Of course, it takes work for our Board to provide these meetings and classes. I am so glad they do. I get a lot for the nominal membership dues I pay this organization.

I cannot wait to hear what Shannon Green can teach me on Saturday.

Coronavirus Hits the Genealogy World

The genealogy community makes up just a small corner of the world, but like everyone else we face challenges presented by the spreading coronavirus. Event cancellations pour in as people practice social isolation.

  1. Yesterday the Denver Public Library cancelled all meetings and events for a month. This requires the Colorado Genealogical Society and the Colorado Chapter of Palatines to America in turn to cancel upcoming meetings and seminars that would have been held in Denver’s main library.
  2. Our local LDS meeting place has requested that the Highlands Ranch Genealogical Society gather elsewhere or cancel its monthly meeting and annual genealogy fair in April.
  3. My husband/tech advisor has offered to host a virtual meeting for our Sons of Norway board this month. If our usual meeting place at one of the Douglas County Libraries follows Denver’s example, we will lose our meeting room.
  4. He has already announced that the Norwegian Genealogy study group he facilitates will meet in virtual sessions during April and May.

One event (I hope!) that will not face cancellation is the Legacy Family Tree 24-hour Genealogy Webinar Marathon scheduled to begin later today. I registered for this event that I can attend on my home computer.

Several topics caught my interest. Luckily, they are not classes that will occur during the middle of the night in my time zone. I plan to tune in to these:

  1. How Do I Know It’s Correct: Evidence and Proof by Rebecca Koford
  2. Not Who He Once Was: Tips for Finding Your Name-Changing Ancestor by Mary Kircher Roddy
  3. A Vast and Virtual Genealogical Library is Waiting for Your Exploration by Mike Mansfield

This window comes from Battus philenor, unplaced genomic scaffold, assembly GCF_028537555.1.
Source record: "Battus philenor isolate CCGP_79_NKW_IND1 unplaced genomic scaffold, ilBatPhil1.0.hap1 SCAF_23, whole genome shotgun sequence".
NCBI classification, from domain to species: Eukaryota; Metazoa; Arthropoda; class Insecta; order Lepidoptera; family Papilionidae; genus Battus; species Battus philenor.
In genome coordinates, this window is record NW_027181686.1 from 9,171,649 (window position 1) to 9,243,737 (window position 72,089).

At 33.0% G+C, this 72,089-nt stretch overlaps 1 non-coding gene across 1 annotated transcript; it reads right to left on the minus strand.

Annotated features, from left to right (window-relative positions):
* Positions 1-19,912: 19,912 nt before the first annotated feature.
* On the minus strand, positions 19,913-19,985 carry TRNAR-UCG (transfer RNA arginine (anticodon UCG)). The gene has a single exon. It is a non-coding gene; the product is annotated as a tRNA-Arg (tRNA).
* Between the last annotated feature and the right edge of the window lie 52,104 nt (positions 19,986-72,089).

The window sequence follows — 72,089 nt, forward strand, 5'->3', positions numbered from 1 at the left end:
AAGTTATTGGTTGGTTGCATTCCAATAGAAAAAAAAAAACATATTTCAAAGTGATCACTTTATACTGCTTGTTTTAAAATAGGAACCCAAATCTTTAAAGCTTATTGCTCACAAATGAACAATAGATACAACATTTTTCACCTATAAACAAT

4. Advanced Googling for Your Grandma by Cyndi Ingle
  5. Researching Scandinavian Ancestors by Mike Mansfield

Perhaps these virtual meetings will become more commonplace. We do not know when or if our world will return to the days of carefree gatherings of every kind. Already we have adjusted to heightened security measures when we meet in large groups. Perhaps we will see a permanent change in public health practices for meetings, too. Genealogists and everyone else will have to adapt.

Spring 2020 Genealogy Training

Opportunities for genealogy training seem abundant this time of the year. I have many to offerings to choose from, some live, some online.


  1. RootsTech. This 4-day event in Salt Lake City this week provides over 300 breakout sessions taught by professional genealogists and industry experts. A huge expo hall houses vendors and more. I have never attended RootsTech in person. I would rather avoid the huge crowds it attracts. The conference offers a live streaming option for those of us who prefer to stay home.
  2. Colorado Palatines to America Spring Seminar on March 13-14. Teresa Steinkamp McMillin, a specialist in German research, will speak. Because I am not focusing on our German ancestors this year, I will not attend this seminar.
  3. Colorado Genealogical Society Spring Seminar on April 18. Angie Bush, chair of the National Genealogical Society’s Genetic Genealogy committee, will give four programs on building online family trees and using DNA testing for genealogy. I have other plans that weekend, so I will skip this seminar.
  4. National Genealogical Society Family History Conference on May 20-23. This annual conference travels around the country and will take place in Salt Lake City this year. I do not plan to attend. I live near enough to Salt Lake to visit its library when I am not competing with hundreds of other genealogists for research space.


  1. Legacy Family Tree webinars. Legacy hosts about 8 webinars a month on a variety of topics. I do not listen in on all of them, and I have not yet participated in one this year.
  2. American Ancestors webinars. Hosted by the New England Historic Genealogical Society, these webinars also cover a variety of subjects although many focus on New England ancestry. I am registered for one on March 19 where I will learn about Mayflower resources available on

As in any industry, change is constant. These training opportunities can help me keep up with current events in the genealogy world. Because many of them require large time and monetary commitments, I find it important to choose wisely when deciding what to attend.